In an offseason version of X's and O's with LeRoy Butler, the former Packers safety details how a Matt LaFleur offense likes to fool defenses by running different plays out of similar formations and also likes to "flood zones." Bill Schulz, Milwaukee Journal Sentinel
Welcome to your Morning Buzz, rounding up news and views regarding the Green Bay Packers from around the web and here at PackersNews.com.
New Packers coach Matt LaFleur has been busy shuffling his assistant coaches, bidding farewell to tight ends coach Brian Angelichio while welcoming back former wide receivers coach Luke Getsy to work with Aaron Rodgers as quarterbacks coach.
We'll start with Zach Kruse of the Packers Wire writing that the Patriots and Saints, two teams with aging star quarterbacks, could provide the blueprint for the Packers' offense under LaFleur.
Following their lead could be the quickest way for LaFleur and GM Brian Gutekunst to get the Packers back on track and back to the postseason.
For starters, both teams prioritized the offensive line and turned it into a major strength. The Patriots drafted and developed four of their five starters and hit jackpot by trading for left tackle Trent Brown. The Saints drafted three of their starters in the first three rounds (Terron Armstead, Andrus Peat, Ryan Ramczyk), traded for an All-Pro center (Max Unger) and signed a former third-round pick (Larry Warford). The two soundly constructed units were both among the NFL’s best offensive lines in 2018.
Secondly, both offenses prioritized the run game. The Patriots ranked third in the NFL in run attempts in 2018. The Saints ranked fifth. Neither was the most efficient team in the NFL running the football in terms of yards per carry, but both teams stuck with it. Without fail.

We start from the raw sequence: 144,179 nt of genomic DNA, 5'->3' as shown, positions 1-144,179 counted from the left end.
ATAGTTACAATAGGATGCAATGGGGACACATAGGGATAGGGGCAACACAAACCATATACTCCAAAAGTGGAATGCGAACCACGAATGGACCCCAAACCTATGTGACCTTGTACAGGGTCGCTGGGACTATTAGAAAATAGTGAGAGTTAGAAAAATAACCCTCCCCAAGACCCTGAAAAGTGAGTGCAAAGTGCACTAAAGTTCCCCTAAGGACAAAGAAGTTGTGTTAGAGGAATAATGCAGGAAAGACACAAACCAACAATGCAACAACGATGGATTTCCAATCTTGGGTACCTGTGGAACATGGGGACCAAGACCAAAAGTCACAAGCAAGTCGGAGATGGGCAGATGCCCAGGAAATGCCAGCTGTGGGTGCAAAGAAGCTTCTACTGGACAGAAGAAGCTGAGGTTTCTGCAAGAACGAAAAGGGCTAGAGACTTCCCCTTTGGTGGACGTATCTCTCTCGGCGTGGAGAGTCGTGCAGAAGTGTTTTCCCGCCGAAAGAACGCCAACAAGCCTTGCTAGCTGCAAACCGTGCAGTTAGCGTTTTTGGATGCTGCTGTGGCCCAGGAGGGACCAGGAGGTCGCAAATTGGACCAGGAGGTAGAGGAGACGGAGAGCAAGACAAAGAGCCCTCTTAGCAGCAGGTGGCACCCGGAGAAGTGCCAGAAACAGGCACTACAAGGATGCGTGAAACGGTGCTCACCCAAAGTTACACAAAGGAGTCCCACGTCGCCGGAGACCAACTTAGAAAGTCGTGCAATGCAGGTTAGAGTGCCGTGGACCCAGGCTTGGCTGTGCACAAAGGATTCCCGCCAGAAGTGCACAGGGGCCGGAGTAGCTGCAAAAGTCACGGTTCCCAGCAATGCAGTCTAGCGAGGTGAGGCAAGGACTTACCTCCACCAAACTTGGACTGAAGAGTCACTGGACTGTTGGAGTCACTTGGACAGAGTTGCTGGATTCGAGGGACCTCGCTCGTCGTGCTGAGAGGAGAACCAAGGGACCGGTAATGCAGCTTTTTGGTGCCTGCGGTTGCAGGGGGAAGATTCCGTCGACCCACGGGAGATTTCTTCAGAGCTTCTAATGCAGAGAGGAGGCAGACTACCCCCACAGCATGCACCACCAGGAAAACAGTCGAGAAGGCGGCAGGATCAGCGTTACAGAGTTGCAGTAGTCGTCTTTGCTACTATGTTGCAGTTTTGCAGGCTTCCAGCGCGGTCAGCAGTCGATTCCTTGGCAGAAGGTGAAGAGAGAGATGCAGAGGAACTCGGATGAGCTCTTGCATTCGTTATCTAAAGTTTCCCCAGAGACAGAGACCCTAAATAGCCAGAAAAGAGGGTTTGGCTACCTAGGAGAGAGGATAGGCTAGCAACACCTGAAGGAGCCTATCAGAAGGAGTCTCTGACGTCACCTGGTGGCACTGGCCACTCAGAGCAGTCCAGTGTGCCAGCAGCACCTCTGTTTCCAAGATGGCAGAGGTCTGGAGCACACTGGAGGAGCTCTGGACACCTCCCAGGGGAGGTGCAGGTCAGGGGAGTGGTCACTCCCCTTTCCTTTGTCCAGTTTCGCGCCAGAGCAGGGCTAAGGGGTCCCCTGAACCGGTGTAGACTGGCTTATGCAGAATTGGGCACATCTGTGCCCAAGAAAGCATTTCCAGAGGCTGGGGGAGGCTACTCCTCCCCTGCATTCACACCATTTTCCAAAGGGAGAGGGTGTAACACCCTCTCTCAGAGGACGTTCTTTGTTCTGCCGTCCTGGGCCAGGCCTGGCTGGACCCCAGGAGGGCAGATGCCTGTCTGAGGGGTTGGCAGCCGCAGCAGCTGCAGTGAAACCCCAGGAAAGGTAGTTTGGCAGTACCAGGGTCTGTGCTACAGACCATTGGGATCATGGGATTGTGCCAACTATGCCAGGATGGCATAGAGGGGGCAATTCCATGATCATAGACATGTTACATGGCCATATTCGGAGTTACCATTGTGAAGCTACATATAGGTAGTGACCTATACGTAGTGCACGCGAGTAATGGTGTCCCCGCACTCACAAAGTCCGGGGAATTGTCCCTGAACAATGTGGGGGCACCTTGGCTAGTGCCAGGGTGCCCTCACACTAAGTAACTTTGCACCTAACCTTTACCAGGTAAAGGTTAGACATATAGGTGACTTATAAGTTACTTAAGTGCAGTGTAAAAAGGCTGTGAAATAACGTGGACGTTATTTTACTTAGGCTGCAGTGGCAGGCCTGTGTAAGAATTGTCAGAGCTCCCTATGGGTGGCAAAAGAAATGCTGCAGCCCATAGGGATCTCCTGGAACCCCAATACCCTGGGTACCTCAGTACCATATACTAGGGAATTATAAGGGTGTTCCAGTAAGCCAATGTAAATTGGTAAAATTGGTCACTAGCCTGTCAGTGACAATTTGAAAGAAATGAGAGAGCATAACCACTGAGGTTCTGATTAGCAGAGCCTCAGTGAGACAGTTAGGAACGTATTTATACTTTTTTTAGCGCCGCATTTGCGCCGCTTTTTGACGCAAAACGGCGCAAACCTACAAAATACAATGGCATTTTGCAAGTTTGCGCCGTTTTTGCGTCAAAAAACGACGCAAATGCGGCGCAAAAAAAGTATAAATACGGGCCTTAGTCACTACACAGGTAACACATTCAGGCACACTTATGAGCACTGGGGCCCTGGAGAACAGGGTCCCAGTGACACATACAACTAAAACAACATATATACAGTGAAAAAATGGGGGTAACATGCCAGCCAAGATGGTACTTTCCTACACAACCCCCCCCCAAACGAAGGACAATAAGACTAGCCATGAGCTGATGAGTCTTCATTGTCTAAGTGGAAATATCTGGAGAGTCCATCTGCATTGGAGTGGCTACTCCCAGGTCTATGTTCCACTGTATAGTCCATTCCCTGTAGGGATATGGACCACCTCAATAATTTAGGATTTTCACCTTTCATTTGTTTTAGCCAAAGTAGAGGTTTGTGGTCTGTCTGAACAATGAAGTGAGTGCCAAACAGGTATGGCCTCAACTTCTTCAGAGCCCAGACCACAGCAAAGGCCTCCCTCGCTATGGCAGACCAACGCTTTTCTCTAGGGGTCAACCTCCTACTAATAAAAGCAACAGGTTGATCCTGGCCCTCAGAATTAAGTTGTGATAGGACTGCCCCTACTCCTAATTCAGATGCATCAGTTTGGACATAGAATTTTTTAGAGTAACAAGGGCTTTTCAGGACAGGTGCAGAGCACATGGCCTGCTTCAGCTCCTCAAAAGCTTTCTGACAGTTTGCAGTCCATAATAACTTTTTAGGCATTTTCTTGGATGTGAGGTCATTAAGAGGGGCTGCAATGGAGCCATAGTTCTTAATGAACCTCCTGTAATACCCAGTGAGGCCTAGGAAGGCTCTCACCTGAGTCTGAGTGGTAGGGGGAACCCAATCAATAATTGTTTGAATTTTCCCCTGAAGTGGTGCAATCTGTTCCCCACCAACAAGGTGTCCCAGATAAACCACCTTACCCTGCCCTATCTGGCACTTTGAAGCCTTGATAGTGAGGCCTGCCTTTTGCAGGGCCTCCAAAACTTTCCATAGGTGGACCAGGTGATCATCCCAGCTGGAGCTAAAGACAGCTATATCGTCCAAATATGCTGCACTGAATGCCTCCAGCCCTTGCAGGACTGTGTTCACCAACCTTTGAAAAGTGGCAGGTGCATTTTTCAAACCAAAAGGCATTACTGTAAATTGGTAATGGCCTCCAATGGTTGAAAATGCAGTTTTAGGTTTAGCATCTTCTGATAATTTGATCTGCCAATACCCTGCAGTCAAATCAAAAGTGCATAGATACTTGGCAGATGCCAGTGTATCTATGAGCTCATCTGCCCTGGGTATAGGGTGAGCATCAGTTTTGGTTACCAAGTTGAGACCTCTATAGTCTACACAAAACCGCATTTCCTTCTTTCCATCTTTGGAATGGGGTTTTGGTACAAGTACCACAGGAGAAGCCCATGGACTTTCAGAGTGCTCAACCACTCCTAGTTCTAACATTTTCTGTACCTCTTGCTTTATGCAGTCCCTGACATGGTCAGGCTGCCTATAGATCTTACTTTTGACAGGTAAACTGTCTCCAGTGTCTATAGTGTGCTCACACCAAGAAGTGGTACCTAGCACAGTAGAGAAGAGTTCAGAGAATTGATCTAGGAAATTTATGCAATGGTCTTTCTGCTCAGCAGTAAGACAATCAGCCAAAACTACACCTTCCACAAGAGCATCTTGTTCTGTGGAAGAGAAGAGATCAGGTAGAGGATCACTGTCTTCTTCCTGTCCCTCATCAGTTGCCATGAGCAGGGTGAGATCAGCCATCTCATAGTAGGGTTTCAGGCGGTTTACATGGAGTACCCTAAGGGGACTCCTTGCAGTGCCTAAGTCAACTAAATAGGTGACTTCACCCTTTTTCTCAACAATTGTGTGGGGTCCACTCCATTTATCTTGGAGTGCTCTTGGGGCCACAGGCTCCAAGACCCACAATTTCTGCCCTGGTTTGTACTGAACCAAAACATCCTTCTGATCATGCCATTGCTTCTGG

Thirdly, both offenses prioritized getting the football to the running backs in the passing game. James White caught 87 passes in 2018. Alvin Kamara caught 81. The Patriots completed 142 passes to running backs; the Saints, 108. Again, neither White nor Kamara averaged more than 10 yards per catch. But the high-percentage throws (White caught 71 percent of targets; Kamara, 78) provided an efficient extension of the run game and created easy gains and safe throws for the quarterback.
You can read Kruse's whole story here:
Tom Silverstein has the latest on the revolving door that is the Packers' assistant coach search:
Tom also writes about the Packers' unsuccessful attempts to reel in former Dolphins special teams coach Darren Rizzi:
Chiefs defensive coordinator Bob Sutton is feeling some heat. If Sutton were to be let go, he has Packers ties:
Why are the Packers now the only NFL team not participating in the international series?
Former Packers tight end Brandon Bostick doesn't shy away from accepting the blame for Green Bay's stunning loss in the 2014 NFC title game:
Former Titans tight ends coach replaces LaFleur as offensive coordinator in Tennessee:
An interesting topic for Packers fans who are all too familiar with Rodgers not touching the ball in overtime (with a dig at Ty Montgomery near the end):
Tony Romo, the pride of Burlington, Wis., dazzled with his keen insights during the Patriots-Chiefs game:
How impressive is Chiefs quarterback Patrick Mahomes? How about this from former Packers linebacker Brady Poppinga:
An impressive statistic, considering how many deep passes Aaron Rodgers threw:
And finally .... there are legal reasons why any efforts on the part of the Saints to overturn the outcome of Sunday's game would be a waste of time: